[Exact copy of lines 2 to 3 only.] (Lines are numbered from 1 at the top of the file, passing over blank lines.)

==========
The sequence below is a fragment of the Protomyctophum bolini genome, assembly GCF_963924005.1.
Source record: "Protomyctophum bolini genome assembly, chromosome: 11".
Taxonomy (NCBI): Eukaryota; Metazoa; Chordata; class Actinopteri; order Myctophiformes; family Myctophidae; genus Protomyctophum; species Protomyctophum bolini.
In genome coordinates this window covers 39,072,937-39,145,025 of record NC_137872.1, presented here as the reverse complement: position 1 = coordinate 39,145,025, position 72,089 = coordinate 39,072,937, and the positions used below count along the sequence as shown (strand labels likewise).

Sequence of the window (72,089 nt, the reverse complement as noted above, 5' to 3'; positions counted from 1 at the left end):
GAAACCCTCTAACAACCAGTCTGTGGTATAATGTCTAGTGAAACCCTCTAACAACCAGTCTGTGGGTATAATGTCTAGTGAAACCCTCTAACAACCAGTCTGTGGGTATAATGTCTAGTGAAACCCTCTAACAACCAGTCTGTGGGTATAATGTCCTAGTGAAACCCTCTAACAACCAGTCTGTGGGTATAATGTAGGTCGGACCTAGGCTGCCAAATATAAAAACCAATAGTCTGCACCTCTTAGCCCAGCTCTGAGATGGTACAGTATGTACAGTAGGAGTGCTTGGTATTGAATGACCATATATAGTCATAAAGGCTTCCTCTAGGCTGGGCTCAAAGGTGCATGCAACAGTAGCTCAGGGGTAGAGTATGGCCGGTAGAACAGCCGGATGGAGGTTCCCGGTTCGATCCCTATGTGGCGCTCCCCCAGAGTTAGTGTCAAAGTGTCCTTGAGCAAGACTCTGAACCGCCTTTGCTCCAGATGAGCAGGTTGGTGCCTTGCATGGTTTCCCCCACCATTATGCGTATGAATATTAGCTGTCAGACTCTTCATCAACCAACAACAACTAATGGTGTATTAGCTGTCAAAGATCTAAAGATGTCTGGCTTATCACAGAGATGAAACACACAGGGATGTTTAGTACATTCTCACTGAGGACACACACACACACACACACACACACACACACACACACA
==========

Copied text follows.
Source record: "Protomyctophum bolini genome assembly, chromosome: 11".
Taxonomy (NCBI): Eukaryota; Metazoa; Chordata; class Actinopteri; order Myctophiformes; family Myctophidae; genus Protomyctophum; species Protomyctophum bolini.